Tonsillectomy

This poem, by Farah Ghafoor, explores synthetics in processes and personality.

see, you were a doctor.

see, I was a virus, a tumor, an obstacle

to your breathing, swallowing and

suctioned to you with a surplus of pixie dust

(but of course, you didn’t know that

because magic isn’t real, right?)

 

see, an atheist told me that eyes

really are windows to the soul, so I scrubbed

your irises with antiseptic until they gleamed

but it seems that I forgot to clean my own.

I found something rather undesirable

and slipped through your optic nerve.

 

see, I almost forgot about the whole “soul” part

and found a home in the crevices of your gyri.

sure, it was deep and it was dark

but you taught me the surgeon’s alphabet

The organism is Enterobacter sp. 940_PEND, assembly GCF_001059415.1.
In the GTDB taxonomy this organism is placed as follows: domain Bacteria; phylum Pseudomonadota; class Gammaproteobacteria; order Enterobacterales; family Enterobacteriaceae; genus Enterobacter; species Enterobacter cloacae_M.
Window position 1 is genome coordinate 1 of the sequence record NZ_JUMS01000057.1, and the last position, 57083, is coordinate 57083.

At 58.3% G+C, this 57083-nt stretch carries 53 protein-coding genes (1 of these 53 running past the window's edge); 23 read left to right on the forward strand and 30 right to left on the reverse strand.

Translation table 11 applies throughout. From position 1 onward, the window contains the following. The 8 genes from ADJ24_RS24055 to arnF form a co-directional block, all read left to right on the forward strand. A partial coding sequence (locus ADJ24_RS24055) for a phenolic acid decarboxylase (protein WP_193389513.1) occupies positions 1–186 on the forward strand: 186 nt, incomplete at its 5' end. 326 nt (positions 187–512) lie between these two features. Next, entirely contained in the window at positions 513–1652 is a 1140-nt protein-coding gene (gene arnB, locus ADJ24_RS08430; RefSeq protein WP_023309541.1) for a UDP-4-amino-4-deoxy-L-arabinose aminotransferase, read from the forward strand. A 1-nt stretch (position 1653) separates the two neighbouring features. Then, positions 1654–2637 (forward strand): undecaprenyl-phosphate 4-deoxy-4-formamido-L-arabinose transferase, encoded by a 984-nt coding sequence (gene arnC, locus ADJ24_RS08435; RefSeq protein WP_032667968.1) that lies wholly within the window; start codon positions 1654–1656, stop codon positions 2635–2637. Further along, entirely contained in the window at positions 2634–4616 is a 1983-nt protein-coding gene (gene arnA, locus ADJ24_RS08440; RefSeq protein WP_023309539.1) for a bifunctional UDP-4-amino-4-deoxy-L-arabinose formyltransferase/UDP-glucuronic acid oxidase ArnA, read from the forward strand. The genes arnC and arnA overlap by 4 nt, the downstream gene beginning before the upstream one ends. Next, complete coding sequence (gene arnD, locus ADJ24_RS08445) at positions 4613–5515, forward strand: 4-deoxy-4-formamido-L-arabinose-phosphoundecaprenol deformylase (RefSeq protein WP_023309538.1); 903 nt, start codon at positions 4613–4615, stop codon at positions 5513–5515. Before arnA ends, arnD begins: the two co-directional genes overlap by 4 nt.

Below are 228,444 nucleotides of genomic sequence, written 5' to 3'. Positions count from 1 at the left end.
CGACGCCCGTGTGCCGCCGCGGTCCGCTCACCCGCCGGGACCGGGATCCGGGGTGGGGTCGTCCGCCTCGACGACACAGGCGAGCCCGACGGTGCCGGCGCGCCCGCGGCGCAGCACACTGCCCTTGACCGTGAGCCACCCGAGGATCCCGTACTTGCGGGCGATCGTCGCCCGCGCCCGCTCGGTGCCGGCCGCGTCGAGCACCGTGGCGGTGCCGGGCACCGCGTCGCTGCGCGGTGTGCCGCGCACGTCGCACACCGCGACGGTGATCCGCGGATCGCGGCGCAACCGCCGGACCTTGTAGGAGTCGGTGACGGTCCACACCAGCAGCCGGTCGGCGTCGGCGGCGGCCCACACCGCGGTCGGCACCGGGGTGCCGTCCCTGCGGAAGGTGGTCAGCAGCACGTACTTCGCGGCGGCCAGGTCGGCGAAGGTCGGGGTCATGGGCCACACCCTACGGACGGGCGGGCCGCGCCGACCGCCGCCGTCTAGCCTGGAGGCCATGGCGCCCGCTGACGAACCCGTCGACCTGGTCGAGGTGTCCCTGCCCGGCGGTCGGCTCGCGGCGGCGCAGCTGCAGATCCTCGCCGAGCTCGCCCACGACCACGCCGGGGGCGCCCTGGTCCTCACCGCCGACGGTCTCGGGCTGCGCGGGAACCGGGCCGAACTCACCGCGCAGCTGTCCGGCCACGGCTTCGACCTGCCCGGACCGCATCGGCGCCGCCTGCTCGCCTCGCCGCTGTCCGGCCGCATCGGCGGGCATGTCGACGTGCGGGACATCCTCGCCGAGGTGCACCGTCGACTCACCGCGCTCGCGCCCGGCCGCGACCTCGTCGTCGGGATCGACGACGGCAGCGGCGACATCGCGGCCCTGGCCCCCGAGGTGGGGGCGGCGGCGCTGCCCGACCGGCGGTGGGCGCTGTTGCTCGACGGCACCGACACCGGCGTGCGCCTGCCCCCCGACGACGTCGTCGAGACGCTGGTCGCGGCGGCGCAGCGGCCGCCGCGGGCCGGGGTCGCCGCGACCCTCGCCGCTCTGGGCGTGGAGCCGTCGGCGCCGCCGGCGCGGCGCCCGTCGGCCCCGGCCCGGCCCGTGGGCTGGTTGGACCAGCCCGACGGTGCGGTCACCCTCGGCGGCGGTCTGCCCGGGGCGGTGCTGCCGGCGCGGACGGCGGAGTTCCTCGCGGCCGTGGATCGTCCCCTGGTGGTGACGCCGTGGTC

in anagrams in order to whisper pretty things

that people seem to worry about.

 

see, around here people have tasted pluots

and glycerin and roses in your throat.

all I found were dead ends

in hidden caves, deep inside cavities.

all I found was a uvula never belonged to me.

 

so now whomever you Hollywood-smile at

will see me here: attached to the back

of your mouth, hanging like sour apples

and growing only the best remedies.

 

 

Farah Ghafoor is a fifteen year old poet and a co-founder/editor at Sugar Rascals. She lives in Canada where she enjoys smelling perfume samples and thinks she deserves a cat. Her work is published or forthcoming in Alexandria Quarterly, alien mouth, Really System, Moonsick and elsewhere.
Art by Heidi Li.
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